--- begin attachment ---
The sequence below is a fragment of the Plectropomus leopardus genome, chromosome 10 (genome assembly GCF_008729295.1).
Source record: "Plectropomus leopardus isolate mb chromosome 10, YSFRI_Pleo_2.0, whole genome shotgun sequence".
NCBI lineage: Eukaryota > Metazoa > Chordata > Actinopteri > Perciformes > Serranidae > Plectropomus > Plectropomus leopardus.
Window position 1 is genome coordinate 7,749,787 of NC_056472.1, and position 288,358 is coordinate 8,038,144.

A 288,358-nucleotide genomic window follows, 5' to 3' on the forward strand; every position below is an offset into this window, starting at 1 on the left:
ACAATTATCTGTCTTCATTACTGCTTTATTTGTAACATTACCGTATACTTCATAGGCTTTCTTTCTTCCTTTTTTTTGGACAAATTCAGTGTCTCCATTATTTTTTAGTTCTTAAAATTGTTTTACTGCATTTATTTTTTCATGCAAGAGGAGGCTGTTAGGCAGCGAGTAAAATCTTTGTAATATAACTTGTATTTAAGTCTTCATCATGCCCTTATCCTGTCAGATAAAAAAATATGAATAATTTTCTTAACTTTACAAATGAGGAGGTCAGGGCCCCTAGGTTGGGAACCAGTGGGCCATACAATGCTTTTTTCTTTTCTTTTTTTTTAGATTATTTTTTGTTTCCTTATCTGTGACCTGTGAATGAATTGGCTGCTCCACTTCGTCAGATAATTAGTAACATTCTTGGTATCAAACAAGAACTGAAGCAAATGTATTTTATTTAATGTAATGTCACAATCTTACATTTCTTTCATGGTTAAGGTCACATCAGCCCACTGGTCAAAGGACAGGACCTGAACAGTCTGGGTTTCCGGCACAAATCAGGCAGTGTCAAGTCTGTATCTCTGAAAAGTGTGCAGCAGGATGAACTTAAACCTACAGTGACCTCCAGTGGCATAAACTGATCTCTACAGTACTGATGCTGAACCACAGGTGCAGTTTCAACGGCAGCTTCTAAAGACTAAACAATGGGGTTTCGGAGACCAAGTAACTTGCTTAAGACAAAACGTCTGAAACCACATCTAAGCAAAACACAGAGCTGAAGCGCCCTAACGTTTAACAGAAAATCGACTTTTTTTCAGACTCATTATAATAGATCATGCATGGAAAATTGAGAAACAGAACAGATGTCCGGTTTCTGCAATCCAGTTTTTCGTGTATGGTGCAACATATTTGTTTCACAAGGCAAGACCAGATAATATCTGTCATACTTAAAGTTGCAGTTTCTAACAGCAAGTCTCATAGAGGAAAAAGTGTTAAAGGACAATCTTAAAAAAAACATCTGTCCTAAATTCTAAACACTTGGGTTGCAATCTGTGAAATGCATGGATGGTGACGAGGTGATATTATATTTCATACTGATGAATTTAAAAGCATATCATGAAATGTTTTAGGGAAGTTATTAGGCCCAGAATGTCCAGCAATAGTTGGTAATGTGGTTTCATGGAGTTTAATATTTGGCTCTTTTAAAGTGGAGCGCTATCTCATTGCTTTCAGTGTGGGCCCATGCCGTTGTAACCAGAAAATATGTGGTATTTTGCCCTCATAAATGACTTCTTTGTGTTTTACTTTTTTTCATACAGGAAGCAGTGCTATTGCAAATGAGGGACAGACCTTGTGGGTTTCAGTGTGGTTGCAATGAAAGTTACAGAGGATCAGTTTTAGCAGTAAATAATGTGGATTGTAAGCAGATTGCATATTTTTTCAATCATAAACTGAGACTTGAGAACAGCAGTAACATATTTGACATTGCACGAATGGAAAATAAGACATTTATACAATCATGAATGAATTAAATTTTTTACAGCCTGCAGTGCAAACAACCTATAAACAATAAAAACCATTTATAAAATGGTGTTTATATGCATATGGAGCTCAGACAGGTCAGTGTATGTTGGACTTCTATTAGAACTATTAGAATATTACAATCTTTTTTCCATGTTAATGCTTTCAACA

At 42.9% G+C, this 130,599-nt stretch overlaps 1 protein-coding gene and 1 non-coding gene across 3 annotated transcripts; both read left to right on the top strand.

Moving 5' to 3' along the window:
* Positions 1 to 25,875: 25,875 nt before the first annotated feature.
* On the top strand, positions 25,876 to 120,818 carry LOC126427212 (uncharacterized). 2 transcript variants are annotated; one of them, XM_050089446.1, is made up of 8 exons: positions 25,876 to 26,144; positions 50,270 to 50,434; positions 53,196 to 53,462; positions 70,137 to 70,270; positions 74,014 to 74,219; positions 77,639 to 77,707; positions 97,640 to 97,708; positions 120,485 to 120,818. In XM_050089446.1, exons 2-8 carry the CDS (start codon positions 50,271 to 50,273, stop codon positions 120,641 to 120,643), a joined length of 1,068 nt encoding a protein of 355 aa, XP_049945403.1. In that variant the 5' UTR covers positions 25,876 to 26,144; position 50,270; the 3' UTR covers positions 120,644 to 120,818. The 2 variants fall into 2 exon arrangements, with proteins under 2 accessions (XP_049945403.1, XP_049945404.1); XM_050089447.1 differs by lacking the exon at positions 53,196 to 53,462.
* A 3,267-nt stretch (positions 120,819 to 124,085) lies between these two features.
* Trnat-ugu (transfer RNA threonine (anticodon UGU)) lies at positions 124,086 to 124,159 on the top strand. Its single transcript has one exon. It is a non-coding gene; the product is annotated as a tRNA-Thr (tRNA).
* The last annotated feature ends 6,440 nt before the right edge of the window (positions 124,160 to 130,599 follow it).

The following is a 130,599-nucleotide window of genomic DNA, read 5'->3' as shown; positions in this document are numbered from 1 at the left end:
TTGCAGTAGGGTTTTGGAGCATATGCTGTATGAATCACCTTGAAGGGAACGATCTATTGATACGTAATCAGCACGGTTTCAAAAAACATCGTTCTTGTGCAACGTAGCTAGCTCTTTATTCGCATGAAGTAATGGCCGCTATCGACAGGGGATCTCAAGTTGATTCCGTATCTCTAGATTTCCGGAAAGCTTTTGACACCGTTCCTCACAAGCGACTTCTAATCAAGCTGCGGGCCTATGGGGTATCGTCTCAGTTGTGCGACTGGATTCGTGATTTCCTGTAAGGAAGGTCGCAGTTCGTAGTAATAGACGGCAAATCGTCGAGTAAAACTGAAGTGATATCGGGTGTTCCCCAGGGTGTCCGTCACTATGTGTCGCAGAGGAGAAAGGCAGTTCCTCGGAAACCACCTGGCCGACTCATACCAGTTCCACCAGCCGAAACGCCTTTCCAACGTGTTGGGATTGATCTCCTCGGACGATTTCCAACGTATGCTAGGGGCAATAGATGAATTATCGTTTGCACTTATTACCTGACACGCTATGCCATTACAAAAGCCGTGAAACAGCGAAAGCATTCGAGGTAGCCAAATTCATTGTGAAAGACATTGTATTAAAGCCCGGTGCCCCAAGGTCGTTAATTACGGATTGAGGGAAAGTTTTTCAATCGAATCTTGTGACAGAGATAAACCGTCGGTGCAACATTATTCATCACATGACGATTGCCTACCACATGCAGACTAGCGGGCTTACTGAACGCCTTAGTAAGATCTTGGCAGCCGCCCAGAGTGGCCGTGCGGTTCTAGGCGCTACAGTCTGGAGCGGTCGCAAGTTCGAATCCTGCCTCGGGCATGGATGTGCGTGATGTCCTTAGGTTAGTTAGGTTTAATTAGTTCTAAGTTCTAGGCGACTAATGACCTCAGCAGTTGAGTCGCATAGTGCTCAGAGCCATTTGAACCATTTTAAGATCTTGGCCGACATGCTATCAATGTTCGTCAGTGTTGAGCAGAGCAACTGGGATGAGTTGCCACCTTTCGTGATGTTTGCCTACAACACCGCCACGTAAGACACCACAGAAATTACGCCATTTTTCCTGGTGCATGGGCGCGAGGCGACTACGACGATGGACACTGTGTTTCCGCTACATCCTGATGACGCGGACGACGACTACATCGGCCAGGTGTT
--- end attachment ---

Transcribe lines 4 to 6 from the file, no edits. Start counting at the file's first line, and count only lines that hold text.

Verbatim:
Window position 1 is genome coordinate 7,749,787 of NC_056472.1, and position 288,358 is coordinate 8,038,144.

A 288,358-nucleotide genomic window follows, 5' to 3' on the forward strand; every position below is an offset into this window, starting at 1 on the left:
ACAATTATCTGTCTTCATTACTGCTTTATTTGTAACATTACCGTATACTTCATAGGCTTTCTTTCTTCCTTTTTTTTGGACAAATTCAGTGTCTCCATTATTTTTTAGTTCTTAAAATTGTTTTACTGCATTTATTTTTTCATGCAAGAGGAGGCTGTTAGGCAGCGAGTAAAATCTTTGTAATATAACTTGTATTTAAGTCTTCATCATGCCCTTATCCTGTCAGATAAAAAAATATGAATAATTTTCTTAACTTTACAAATGAGGAGGTCAGGGCCCCTAGGTTGGGAACCAGTGGGCCATACAATGCTTTTTTCTTTTCTTTTTTTTTAGATTATTTTTTGTTTCCTTATCTGTGACCTGTGAATGAATTGGCTGCTCCACTTCGTCAGATAATTAGTAACATTCTTGGTATCAAACAAGAACTGAAGCAAATGTATTTTATTTAATGTAATGTCACAATCTTACATTTCTTTCATGGTTAAGGTCACATCAGCCCACTGGTCAAAGGACAGGACCTGAACAGTCTGGGTTTCCGGCACAAATCAGGCAGTGTCAAGTCTGTATCTCTGAAAAGTGTGCAGCAGGATGAACTTAAACCTACAGTGACCTCCAGTGGCATAAACTGATCTCTACAGTACTGATGCTGAACCACAGGTGCAGTTTCAACGGCAGCTTCTAAAGACTAAACAATGGGGTTTCGGAGACCAAGTAACTTGCTTAAGACAAAACGTCTGAAACCACATCTAAGCAAAACACAGAGCTGAAGCGCCCTAACGTTTAACAGAAAATCGACTTTTTTTCAGACTCATTATAATAGATCATGCATGGAAAATTGAGAAACAGAACAGATGTCCGGTTTCTGCAATCCAGTTTTTCGTGTATGGTGCAACATATTTGTTTCACAAGGCAAGACCAGATAATATCTGTCATACTTAAAGTTGCAGTTTCTAACAGCAAGTCTCATAGAGGAAAAAGTGTTAAAGGACAATCTTAAAAAAAACATCTGTCCTAAATTCTAAACACTTGGGTTGCAATCTGTGAAATGCATGGATGGTGACGAGGTGATATTATATTTCATACTGATGAATTTAAAAGCATATCATGAAATGTTTTAGGGAAGTTATTAGGCCCAGAATGTCCAGCAATAGTTGGTAATGTGGTTTCATGGAGTTTAATATTTGGCTCTTTTAAAGTGGAGCGCTATCTCATTGCTTTCAGTGTGGGCCCATGCCGTTGTAACCAGAAAATATGTGGTATTTTGCCCTCATAAATGACTTCTTTGTGTTTTACTTTTTTTCATACAGGAAGCAGTGCTATTGCAAATGAGGGACAGACCTTGTGGGTTTCAGTGTGGTTGCAATGAAAGTTACAGAGGATCAGTTTTAGCAGTAAATAATGTGGATTGTAAGCAGATTGCATATTTTTTCAATCATAAACTGAGACTTGAGAACAGCAGTAACATATTTGACATTGCACGAATGGAAAATAAGACATTTATACAATCATGAATGAATTAAATTTTTTACAGCCTGCAGTGCAAACAACCTATAAACAATAAAAACCATTTATAAAATGGTGTTTATATGCATATGGAGCTCAGACAGGTCAGTGTATGTTGGACTTCTATTAGAACTATTAGAATATTACAATCTTTTTTCCATGTTAATGCTTTCAACA